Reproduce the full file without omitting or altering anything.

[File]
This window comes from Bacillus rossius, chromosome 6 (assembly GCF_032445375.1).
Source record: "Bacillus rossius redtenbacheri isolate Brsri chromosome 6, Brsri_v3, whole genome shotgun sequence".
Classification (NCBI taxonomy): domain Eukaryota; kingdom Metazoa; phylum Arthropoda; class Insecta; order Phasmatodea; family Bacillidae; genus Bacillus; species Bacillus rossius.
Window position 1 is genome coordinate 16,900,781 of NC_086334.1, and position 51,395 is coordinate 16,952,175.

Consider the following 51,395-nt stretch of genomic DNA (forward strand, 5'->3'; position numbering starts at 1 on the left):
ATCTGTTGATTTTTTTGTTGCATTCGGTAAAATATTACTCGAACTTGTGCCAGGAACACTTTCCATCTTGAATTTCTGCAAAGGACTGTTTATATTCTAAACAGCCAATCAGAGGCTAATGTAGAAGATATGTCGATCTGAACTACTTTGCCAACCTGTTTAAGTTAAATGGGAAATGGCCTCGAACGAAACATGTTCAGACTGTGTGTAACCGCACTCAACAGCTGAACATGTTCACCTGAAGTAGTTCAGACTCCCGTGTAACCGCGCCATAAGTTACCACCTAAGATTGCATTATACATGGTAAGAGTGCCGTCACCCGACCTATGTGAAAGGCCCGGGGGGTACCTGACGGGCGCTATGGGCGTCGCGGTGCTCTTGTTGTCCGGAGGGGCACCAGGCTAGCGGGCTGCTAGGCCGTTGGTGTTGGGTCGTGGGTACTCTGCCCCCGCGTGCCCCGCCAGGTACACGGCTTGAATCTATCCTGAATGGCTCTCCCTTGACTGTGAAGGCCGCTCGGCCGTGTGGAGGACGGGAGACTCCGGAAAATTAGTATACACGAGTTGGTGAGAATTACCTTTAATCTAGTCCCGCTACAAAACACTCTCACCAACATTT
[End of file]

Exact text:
This window comes from Bacillus rossius, chromosome 6 (assembly GCF_032445375.1).
Source record: "Bacillus rossius redtenbacheri isolate Brsri chromosome 6, Brsri_v3, whole genome shotgun sequence".
Classification (NCBI taxonomy): domain Eukaryota; kingdom Metazoa; phylum Arthropoda; class Insecta; order Phasmatodea; family Bacillidae; genus Bacillus; species Bacillus rossius.
Window position 1 is genome coordinate 16,900,781 of NC_086334.1, and position 51,395 is coordinate 16,952,175.

Consider the following 51,395-nt stretch of genomic DNA (forward strand, 5'->3'; position numbering starts at 1 on the left):
ATCTGTTGATTTTTTTGTTGCATTCGGTAAAATATTACTCGAACTTGTGCCAGGAACACTTTCCATCTTGAATTTCTGCAAAGGACTGTTTATATTCTAAACAGCCAATCAGAGGCTAATGTAGAAGATATGTCGATCTGAACTACTTTGCCAACCTGTTTAAGTTAAATGGGAAATGGCCTCGAACGAAACATGTTCAGACTGTGTGTAACCGCACTCAACAGCTGAACATGTTCACCTGAAGTAGTTCAGACTCCCGTGTAACCGCGCCATAAGTTACCACCTAAGATTGCATTATACATGGTAAGAGTGCCGTCACCCGACCTATGTGAAAGGCCCGGGGGGTACCTGACGGGCGCTATGGGCGTCGCGGTGCTCTTGTTGTCCGGAGGGGCACCAGGCTAGCGGGCTGCTAGGCCGTTGGTGTTGGGTCGTGGGTACTCTGCCCCCGCGTGCCCCGCCAGGTACACGGCTTGAATCTATCCTGAATGGCTCTCCCTTGACTGTGAAGGCCGCTCGGCCGTGTGGAGGACGGGAGACTCCGGAAAATTAGTATACACGAGTTGGTGAGAATTACCTTTAATCTAGTCCCGCTACAAAACACTCTCACCAACATTT